Author Topic: Possible NWMP Uniform and Kit at 2020 … no, 2021 … no, 2022 National Muster  (Read 9796 times)

Offline Baltimore Ed

  • Top Active Citizen
  • *
  • Posts: 1598
  • SASS #: 11754
  • Liked:
  • Likes Given: 76
RSJ, your thread has indeed spanned years so it must be a good one. Just reread it and thought that I’d mention a development in my NS. A fellow cas club member graciously gave me 25 pieces of C45S [Cowboy special] brass to play with. My initial plan was to use them in my short Trapper 1894 but I just resized 6 and tried them in my RNWMP NS Colt and they fit perfectly. I’ll reload them today and try them but they should work just fine. Need 50 more. Photos soon.
"Give'em hell, Pike"
 There is no horse so dead that you cannot continue to beat it.

Offline RattlesnakeJack

  • Deputy Marshal
  • Top Active Citizen
  • *
  • Posts: 1815
  • Liked:
  • Likes Given: 4
Ed,

I have never tried the Cowboy Special case, even though all my cas guns are .45 Colt.  Might well have given it a try back at the very outset, when my rifle was a Trapper necessitating the dreaded “load one on the clock” …. But it didn’t exist yet back then!

Mind you, it is my understanding you can use shorter cartridges with the more “modern” lever-action designs which incorporate a “stop” at the action end of the magazine tube to control cartridge feed.  My present three cas rifles (repro ‘66, repro and original ‘73) lack that feature, so overall cartridge length is critical: if they are too short, the round on the lifter lets the next round protrude past the mouth of the magazine tube, stopping the lifter from rising … if too long, the bullet of the round on the lifter can protrude into the magazine tube and also prevent the lifter from rising.  In fact, I have learned that my .45 Colt cartridges, in addition to being within a narrow OAL range, must also have a firm factory crimp so bullets won’t get shifted back in their cases under magazine spring pressure, recoil jostling and such.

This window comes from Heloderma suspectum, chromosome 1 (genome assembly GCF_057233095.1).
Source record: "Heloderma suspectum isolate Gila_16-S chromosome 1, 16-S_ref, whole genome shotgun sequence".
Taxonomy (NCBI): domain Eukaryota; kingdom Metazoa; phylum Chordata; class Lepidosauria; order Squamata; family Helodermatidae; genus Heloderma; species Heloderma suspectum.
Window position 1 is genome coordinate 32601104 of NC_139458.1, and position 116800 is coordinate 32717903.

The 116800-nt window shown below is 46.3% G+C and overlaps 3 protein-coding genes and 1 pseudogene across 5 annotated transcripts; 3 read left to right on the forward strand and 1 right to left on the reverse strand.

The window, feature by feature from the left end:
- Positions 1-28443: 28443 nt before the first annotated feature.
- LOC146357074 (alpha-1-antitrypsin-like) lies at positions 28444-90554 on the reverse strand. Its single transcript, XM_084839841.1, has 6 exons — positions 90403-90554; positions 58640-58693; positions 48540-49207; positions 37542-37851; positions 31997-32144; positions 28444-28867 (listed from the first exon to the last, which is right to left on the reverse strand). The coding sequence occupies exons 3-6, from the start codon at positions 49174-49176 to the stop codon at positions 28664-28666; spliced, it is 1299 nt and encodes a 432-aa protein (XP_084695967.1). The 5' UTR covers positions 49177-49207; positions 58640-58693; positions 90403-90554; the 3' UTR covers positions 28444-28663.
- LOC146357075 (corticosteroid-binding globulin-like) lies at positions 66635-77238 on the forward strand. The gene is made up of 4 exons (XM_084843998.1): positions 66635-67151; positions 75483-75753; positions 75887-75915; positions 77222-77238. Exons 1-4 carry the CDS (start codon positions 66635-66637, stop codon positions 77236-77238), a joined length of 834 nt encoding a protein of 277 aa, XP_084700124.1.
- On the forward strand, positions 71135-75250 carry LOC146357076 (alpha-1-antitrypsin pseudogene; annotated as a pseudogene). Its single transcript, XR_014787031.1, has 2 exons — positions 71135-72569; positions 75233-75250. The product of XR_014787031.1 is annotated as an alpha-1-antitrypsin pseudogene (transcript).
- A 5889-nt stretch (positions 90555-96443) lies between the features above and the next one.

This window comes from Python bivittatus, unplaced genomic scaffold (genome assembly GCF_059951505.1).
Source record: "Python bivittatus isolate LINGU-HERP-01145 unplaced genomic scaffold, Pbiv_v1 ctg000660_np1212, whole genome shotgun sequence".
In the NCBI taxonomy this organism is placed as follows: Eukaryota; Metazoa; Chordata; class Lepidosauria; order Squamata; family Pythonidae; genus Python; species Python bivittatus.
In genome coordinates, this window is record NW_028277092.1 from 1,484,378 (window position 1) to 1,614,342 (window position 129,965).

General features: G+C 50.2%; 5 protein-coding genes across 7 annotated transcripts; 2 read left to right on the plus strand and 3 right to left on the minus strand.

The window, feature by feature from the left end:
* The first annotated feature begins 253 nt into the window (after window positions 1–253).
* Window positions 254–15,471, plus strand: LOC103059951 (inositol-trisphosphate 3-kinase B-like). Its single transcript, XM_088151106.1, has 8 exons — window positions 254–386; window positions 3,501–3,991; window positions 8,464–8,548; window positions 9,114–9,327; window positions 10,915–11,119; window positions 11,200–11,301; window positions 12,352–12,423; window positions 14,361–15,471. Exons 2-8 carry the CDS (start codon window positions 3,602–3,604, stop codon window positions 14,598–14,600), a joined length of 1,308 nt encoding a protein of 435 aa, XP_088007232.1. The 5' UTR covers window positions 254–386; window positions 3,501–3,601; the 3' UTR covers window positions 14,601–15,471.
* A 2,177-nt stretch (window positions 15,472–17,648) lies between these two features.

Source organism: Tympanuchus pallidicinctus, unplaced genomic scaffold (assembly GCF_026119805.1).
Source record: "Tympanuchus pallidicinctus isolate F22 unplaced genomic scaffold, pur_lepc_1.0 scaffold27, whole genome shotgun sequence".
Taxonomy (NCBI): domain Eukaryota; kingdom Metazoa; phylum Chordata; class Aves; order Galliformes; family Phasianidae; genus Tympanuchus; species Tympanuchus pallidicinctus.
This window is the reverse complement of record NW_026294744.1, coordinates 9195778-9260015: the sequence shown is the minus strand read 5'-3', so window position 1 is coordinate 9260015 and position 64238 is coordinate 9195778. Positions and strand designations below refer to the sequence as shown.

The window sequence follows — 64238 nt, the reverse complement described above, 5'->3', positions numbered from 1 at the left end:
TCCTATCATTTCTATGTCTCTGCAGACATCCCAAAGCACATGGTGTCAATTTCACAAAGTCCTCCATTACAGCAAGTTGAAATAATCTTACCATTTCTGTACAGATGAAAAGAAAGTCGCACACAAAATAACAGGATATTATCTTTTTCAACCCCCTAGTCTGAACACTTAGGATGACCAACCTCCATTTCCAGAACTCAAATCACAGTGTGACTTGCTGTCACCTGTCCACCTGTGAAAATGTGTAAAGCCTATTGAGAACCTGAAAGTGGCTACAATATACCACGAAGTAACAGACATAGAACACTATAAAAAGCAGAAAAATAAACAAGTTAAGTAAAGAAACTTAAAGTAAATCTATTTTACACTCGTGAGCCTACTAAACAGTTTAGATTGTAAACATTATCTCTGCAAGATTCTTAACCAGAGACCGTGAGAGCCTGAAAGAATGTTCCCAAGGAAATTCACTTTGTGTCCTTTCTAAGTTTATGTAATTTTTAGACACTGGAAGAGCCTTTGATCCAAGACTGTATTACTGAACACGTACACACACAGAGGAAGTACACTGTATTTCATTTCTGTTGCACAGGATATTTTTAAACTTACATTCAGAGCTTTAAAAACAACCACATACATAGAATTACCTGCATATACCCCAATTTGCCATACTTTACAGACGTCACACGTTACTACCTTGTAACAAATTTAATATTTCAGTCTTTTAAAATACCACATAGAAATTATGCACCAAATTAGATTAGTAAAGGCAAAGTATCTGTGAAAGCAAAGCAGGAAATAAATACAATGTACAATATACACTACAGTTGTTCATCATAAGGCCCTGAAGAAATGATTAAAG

Rattlesnake Jack Robson, Scout, Rocky Mountain Rangers, North West Canada, 1885
Major John M. Robson, Royal Scots of Canada, 1883-1901
Sgt. John Robson, Queen's Own Rifles of Canada, 1885
Bvt. Col, Commanding International Dept. and Div.  of Canada, Grand Army of the Frontier

Offline Baltimore Ed

  • Top Active Citizen
  • *
  • Posts: 1598
  • SASS #: 11754
  • Liked:
  • Likes Given: 76
Guess I was lucky in buying it as my Stoeger 1873 that I used in my 1873 Centennial / Spanish contract carbine can run the shorter .45 Schofield [w/255 gr bullets] fine as the lifter will cam the next loaded round back into the magazine tube as it rises.
"Give'em hell, Pike"
 There is no horse so dead that you cannot continue to beat it.

Offline smoke

  • Top Active Citizen
  • *
  • Posts: 449
  • Liked:
  • Likes Given: 1
RattlesnakeJack....thanks for the update!  Looking forward to the pics of you in the complete kit.

I need to go back and re-read this thread especially the part where you dyed the jacket.

GAF#379

Offline RattlesnakeJack

  • Deputy Marshal
  • Top Active Citizen
  • *
  • Posts: 1815
  • Liked:
  • Likes Given: 4
Smoke,

The first images I have posted about dyeing the jacket to a more suitable tone are the most recent ones.  At the time of my last "update" back in May I mentioned that I would be doing these further alterations and possibly dyeing the jacket if I got time before leaving for the Muster … but of course the border didn't open then, so I've had lots of time to finally get this done ...
Rattlesnake Jack Robson, Scout, Rocky Mountain Rangers, North West Canada, 1885
Major John M. Robson, Royal Scots of Canada, 1883-1901
Sgt. John Robson, Queen's Own Rifles of Canada, 1885
Bvt. Col, Commanding International Dept. and Div.  of Canada, Grand Army of the Frontier

Advertisers

  • Guest

 

SMF spam blocked by CleanTalk

© 1995 - 2021 CAScity.com